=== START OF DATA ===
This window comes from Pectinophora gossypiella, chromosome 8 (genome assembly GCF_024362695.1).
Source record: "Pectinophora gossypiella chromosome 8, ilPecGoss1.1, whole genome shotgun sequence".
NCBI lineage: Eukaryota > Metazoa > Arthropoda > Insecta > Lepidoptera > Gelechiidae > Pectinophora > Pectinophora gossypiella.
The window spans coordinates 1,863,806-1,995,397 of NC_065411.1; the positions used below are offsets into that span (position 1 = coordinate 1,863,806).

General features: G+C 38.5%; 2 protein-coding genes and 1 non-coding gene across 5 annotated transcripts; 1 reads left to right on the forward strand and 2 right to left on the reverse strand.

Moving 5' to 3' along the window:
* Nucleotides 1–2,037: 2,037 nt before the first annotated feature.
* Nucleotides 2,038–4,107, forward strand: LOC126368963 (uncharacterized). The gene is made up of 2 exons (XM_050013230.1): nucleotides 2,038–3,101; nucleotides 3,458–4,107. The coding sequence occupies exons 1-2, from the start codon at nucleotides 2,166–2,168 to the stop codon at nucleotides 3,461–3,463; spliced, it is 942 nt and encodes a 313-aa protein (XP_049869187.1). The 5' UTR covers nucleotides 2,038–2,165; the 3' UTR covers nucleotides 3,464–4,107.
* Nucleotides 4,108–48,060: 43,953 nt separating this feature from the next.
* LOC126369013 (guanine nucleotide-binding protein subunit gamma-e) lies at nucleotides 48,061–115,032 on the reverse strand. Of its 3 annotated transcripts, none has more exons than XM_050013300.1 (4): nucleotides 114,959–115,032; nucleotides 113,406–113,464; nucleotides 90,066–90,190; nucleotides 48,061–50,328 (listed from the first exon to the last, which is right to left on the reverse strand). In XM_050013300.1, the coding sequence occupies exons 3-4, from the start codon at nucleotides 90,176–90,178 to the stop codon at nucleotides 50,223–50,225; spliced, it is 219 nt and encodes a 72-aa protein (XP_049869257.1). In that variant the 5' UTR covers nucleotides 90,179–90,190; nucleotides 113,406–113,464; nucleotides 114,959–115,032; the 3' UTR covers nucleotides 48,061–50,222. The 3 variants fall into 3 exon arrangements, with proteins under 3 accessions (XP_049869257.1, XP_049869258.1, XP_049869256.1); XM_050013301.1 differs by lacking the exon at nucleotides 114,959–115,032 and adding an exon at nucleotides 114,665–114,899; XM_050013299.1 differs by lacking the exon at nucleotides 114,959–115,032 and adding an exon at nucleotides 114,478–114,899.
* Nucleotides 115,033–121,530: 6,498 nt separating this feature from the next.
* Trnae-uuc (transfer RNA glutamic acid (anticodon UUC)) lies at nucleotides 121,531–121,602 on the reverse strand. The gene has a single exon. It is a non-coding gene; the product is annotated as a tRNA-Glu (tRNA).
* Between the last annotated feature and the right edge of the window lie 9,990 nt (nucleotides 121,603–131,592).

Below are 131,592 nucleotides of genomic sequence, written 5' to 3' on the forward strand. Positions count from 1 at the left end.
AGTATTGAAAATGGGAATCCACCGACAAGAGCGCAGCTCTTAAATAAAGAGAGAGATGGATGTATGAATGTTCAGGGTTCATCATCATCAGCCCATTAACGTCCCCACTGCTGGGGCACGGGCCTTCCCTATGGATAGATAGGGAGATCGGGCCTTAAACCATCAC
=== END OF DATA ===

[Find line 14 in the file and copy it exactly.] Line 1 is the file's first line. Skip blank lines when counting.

Below are 131,592 nucleotides of genomic sequence, written 5' to 3' on the forward strand. Positions count from 1 at the left end.